The right way with rod rests

Which are the best rod rests to use, and how do you position them correctly for optimum comfort and efficiency? Alain Urruty of the Highfield match group has the answers.

It wasn’t so many years ago that rod rests were considered items for the lazy angler (in some places they are still called ‘idle-backs’), but they are now rightly accepted as essential pieces of tackle.

A rod rest comprises a head and a bank stick. The most basic type is a one-piece unit, but it’s better to buy several different types of heads and bank sticks separately so you can use various combinations (all separate heads and bank sticks have the same size screw threads – %B.S.F.).

Wide, flat-topped heads are good for float fishing. They’re easy to drop the rod on to without looking, and there’s nothing for the line to catch on when picking the rod up again. They aren’t really suitable for legering because the line can get trapped 3. Wide heads with several notches are designed specifically for fishing the tip. The series of notches allows you to twitch the bait to entice bites. 4. Narrow V-shaped heads with one notch are best for legering with butt and electronic bite indicators, and with the rod pointed straight out in front of you. Being narrow, they allow you to fish with several rods all close together, within easy reach. 5. Narrow U-shaped heads are good for supporting the rod butt when legering, but don’t use them in front of the reel, as they trap the line and only allow upwards, not sideways, strikes. 6. Long, narrow V-shaped heads are designed to keep the top of the rod stable when fishing the tip in extremely windy

M weather, as their shape ensures that several centimetres of the rod are in contact with the head.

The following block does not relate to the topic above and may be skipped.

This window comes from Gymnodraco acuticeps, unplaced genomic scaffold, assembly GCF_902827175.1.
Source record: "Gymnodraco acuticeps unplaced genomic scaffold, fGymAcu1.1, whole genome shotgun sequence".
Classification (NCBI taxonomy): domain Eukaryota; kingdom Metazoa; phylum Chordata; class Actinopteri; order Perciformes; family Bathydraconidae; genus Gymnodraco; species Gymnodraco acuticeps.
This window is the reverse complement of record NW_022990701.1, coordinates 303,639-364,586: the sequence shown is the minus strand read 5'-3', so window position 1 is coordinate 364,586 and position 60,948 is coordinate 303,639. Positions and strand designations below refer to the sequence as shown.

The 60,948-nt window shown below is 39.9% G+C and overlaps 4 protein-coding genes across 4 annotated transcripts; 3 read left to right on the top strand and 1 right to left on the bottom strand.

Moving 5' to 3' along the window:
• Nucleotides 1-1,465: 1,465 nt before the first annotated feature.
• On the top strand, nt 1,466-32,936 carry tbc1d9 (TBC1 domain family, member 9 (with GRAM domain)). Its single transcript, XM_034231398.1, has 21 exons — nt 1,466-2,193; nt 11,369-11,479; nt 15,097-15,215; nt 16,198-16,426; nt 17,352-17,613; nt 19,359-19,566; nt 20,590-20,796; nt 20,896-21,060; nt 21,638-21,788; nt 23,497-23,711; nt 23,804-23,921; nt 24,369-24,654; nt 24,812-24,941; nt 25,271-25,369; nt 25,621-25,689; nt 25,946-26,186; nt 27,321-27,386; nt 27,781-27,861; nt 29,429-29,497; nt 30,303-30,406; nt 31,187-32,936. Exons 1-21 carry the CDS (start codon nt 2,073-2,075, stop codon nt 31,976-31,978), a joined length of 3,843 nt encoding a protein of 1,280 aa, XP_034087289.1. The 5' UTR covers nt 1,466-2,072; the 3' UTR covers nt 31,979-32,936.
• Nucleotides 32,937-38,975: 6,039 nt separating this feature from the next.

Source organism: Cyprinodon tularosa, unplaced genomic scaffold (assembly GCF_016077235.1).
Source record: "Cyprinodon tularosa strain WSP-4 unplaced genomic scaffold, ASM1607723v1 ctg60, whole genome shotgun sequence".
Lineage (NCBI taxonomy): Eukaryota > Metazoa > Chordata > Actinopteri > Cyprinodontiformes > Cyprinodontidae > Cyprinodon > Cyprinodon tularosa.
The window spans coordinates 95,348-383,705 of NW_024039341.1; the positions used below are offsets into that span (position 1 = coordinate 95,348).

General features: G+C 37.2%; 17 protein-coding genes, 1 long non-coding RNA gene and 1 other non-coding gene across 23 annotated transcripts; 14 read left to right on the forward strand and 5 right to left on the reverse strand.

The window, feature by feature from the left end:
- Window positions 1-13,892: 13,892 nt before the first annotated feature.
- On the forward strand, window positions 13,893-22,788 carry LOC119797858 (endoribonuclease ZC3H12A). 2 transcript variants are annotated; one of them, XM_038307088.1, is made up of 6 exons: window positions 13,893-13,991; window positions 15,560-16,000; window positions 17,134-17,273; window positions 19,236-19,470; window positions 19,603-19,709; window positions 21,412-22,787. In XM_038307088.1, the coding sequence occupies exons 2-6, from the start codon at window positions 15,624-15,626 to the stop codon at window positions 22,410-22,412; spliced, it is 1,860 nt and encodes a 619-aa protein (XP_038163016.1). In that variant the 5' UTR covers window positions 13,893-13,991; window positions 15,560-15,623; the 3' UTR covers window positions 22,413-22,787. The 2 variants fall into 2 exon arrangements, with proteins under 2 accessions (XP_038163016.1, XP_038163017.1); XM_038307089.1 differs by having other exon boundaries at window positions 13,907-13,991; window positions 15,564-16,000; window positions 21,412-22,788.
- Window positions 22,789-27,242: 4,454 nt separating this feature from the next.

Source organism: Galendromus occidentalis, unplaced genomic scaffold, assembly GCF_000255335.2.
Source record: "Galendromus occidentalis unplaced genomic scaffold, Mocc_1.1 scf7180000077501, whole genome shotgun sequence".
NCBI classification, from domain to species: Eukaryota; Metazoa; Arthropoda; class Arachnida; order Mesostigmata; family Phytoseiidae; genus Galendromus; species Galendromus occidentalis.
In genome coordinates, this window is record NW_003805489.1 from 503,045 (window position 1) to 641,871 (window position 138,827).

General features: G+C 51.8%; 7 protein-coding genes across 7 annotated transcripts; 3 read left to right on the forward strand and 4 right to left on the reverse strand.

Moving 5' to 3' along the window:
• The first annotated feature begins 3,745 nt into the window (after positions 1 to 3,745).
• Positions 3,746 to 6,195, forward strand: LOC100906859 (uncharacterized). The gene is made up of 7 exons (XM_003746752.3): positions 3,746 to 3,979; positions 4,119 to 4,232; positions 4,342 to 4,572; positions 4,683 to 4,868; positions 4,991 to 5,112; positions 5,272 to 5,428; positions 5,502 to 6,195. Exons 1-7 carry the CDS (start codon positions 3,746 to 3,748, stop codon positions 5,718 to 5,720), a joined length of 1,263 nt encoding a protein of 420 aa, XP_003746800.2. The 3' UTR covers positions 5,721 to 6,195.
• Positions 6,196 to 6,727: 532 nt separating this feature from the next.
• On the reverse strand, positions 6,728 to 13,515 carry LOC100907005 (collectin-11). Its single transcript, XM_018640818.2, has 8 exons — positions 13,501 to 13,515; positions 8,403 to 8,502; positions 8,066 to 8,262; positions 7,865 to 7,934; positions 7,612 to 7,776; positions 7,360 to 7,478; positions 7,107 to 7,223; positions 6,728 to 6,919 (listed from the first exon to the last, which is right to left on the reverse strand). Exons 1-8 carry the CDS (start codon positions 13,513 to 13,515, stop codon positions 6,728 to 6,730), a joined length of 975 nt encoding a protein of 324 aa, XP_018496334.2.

Float fishing

When float fishing it’s best to hold the rod while waiting for a bite and only put it down when you need both hands free. You must, therefore, position the rod rests so you can easily pick up the rod.

When sitting, rest the rod butt on the edge of the box or on your knee, and position a rod rest l-2m (3-7ft) in front of you so the rod tip is just above the water. When standing, use two rests. Set the butt rest behind you so the reel is directly below your hand. You can then pick up the rod without stretching and it won’t get in your way when you’re feeding.

Fishing the tip

When fishing the tip, the rod rests hold the rod until you get a bite. It’s important the rod is held still, and in a position that allows you to reach it easily to strike instantly. When sitting you can use the edge of your box or thigh as the back rest. If it’s calm, use one front rest about halfway along the rod, with the tip just above the water. Don’t place the rest too close to the tip, or the middle of the rod sags, hindering clean striking.

In windy conditions, use two front rests to hold the rod and tip much steadier, so making bites easier to spot and read. Place one about halfway down the rod and the other just before the swingtip or quivertip, making sure the rod doesn’t sag.

When fishing for chub or barbel on fast rivers with the rod tip up in the air, make sure the front rod rest is no more than halfway up the rod. This allows the whole top of the rod to absorb the shock of hard pull-round bites, preventing crack-offs. Also, set the front rest so you can watch the tip without straining your neck, and place the butt rest so you can pick up the rod without having to stretch.